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How does a wrapper function help in reducing the complexity of a program?

An example would be better.

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closed as not constructive by ecatmur, pst, netcoder, Otávio Décio, Kerrek SB Feb 15 '13 at 18:25

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Wrapper function can mean many things. Can you please provide a little more context. Do you mean a "wrapper to provide C++ functions to C", or just "wrapper functions in general"? – Mats Petersson Feb 15 '13 at 18:09
Look up "wrap" or "wrapper" in a dictionary. That's what a wrapper function is - various sub-definitions and implementations stem from the same idea. – user166390 Feb 15 '13 at 18:10
Which pages have you found so far when you googled, and in what way did you find them lacking? – Mr Lister Feb 15 '13 at 18:10
@MatsPetersson A wrapper function in general.. I keep hearing it many times in my programming class.. – Crazy Coder Feb 15 '13 at 18:13
@MrLister I found some sites explaining it relating to SQL.. and others were too complex.. but since my professor uses the term in many programs, I thought the term was something simple. – Crazy Coder Feb 15 '13 at 18:16
up vote 5 down vote accepted

Wrapper function is a function that is used to simplify the calling of another function.

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That is sometimes true. "Simplify" isn't necessary for a wrapper function though. Neither is "calling of another function". – Drew Dormann Feb 15 '13 at 18:15

It's a term used for a function that "wraps" around another class, library, or interface; hiding that complexity away from you.

For example, this could be termed a wrapper function:

bool IsSystemReady()
    MegaSystem mSystem;
    bool x = mSystem.LaunchCodesOnHand;

    return x;

See how it wraps around the MegaSystem code, taking care of all those nasty function calls and nitpicky sequences, letting you just call a simple bool function?

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wow!! thanks.. this explains everything!!! I wish I could learn from Stackoverflow instead of all those narrative books :) – Crazy Coder Feb 15 '13 at 18:24
"A wrapper function is a function in a computer program whose main purpose is to call a second function with little or no additional computation" en.wikipedia.org/wiki/Wrapper_function – Bernd Elkemann Feb 15 '13 at 18:27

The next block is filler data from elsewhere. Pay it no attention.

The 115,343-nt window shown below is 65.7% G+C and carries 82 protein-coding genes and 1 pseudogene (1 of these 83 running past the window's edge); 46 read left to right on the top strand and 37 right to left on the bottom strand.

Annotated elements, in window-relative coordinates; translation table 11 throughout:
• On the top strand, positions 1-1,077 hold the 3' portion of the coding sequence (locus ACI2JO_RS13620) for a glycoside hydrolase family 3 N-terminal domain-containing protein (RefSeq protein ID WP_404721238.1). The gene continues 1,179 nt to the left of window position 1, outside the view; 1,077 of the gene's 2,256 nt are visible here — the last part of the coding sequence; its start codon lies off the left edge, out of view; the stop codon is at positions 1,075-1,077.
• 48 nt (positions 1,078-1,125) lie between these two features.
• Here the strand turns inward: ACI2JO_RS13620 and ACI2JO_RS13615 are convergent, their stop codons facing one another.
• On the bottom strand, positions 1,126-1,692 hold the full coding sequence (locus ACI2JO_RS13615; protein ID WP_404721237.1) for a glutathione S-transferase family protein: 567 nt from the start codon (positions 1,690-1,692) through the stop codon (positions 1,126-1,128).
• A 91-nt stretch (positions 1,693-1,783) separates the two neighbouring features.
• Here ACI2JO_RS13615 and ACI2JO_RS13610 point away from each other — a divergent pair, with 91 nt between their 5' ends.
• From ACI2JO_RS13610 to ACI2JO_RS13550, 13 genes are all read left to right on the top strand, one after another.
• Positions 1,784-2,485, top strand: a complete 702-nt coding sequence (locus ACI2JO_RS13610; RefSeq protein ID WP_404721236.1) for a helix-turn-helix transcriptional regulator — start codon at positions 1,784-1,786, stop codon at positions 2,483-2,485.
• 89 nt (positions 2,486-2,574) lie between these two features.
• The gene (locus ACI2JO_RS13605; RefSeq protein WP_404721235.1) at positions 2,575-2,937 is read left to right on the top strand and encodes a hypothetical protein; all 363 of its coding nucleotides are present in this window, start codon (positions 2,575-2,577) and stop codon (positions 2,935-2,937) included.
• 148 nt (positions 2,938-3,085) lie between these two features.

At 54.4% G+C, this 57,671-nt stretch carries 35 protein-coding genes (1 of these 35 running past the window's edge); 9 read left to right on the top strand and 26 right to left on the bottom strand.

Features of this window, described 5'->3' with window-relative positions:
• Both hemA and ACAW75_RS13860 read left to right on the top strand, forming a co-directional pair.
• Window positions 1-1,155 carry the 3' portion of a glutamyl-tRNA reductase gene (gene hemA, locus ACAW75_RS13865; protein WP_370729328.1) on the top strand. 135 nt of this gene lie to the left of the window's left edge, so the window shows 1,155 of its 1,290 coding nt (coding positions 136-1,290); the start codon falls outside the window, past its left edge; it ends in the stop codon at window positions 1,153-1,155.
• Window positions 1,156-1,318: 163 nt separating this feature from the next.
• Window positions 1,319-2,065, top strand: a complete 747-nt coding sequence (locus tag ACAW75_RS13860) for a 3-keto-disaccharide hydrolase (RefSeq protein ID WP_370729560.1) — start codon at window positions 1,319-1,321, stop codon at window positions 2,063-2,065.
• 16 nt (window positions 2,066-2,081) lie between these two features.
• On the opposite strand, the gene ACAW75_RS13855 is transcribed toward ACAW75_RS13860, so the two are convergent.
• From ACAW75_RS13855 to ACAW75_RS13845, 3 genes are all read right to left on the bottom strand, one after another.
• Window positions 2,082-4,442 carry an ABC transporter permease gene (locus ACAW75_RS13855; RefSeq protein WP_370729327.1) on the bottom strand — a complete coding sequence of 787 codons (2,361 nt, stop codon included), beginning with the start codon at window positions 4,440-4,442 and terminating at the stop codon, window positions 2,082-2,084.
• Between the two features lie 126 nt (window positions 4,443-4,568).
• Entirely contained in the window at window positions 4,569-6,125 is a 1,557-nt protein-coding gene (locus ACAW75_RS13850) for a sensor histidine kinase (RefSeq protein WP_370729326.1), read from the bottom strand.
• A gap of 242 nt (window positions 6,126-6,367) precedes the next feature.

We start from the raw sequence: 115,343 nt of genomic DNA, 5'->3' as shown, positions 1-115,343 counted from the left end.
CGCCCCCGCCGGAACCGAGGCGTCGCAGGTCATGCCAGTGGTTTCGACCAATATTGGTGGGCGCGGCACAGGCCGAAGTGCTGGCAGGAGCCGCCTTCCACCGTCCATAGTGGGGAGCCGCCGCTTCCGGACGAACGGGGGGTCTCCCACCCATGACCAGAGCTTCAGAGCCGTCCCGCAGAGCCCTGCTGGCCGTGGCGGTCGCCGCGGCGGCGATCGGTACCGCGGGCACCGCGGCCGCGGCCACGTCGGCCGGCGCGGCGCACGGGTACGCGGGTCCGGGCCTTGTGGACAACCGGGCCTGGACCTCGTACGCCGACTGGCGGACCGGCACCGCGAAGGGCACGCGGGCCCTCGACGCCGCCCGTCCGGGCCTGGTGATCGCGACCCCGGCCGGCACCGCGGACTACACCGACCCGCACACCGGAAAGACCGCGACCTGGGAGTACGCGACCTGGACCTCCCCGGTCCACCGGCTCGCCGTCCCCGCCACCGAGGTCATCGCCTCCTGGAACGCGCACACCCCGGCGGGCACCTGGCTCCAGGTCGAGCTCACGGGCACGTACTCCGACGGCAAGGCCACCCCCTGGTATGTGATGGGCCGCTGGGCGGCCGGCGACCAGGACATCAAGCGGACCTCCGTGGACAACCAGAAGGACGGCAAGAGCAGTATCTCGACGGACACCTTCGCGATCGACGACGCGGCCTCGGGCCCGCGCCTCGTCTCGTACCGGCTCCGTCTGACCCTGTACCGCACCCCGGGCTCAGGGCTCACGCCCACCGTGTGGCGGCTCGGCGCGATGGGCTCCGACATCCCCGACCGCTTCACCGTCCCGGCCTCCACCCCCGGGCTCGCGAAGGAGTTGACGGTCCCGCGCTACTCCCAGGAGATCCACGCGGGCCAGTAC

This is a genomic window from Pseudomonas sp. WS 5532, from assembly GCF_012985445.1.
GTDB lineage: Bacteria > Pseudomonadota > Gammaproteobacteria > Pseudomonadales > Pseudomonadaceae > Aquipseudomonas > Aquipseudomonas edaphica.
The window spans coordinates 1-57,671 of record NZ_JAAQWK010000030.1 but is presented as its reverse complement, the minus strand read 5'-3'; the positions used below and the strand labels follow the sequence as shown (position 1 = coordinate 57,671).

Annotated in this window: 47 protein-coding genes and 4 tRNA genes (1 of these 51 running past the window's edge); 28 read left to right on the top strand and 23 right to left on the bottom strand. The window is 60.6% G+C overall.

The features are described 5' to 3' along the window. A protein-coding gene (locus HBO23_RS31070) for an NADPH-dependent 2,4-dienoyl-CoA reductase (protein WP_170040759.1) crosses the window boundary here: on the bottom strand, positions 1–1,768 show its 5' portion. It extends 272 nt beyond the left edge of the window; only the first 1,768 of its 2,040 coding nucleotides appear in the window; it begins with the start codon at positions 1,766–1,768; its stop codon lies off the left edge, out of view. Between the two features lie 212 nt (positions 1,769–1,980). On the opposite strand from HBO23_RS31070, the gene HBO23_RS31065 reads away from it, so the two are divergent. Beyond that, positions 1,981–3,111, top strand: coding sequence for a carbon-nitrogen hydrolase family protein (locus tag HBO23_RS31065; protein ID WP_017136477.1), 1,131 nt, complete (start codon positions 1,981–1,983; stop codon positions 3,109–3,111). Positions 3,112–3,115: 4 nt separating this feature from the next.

A wrapper function is one that does not implement the actual functionality itself, but rather calls another function which does that.

Often this is done to make something easier for the caller by hiding complexity or removing some bureaucracy. Trivial example to get the point across: on Windows there's the winapi-function MessageBox:

int WINAPI MessageBox(
  _In_opt_  HWND hWnd,
  _In_opt_  LPCTSTR lpText,
  _In_opt_  LPCTSTR lpCaption,
  _In_      UINT uType

To make your life easier you could define:

void Box(char* text) {
    MessageBox(0, text, "YourProgramName", 0);

and call it with


Further: Later you decide to use UTF-8 internally, you dont have to change the places where you wrote Box("hi") and neither the places where you wrote Box(nowUTF8str), instead you can just change your Box-function to do the UTF8 to UTF-16/UCS2 conversion internally and call the winapi-function's unicode partner.

EDIT: Wikipedia link to Wrapper Function

"A wrapper function is a function in a computer program whose main purpose is to call a second function1 with little or no additional computation. "

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Wrapper function/class/whatever "wraps" a function/another class/whatever, giving it a new interface.

One common example of wrapping is wrapping C-style interface in C++ class, to avoid potential memory leaks and ensure proper initialization and deinitialization (RAII).

Another example is std::ostream_iterator - wrapper around streams that allows function that operate on containers to operate on streams.

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There are situations where some functionality needs to exist as a function with a particular signature.

The function that satisfies this is a wrapper function.

The functionality could have existed as standalone code. Or as a function with a different signature. Regardless, you have wrapped it into a new function to satisfy this need.

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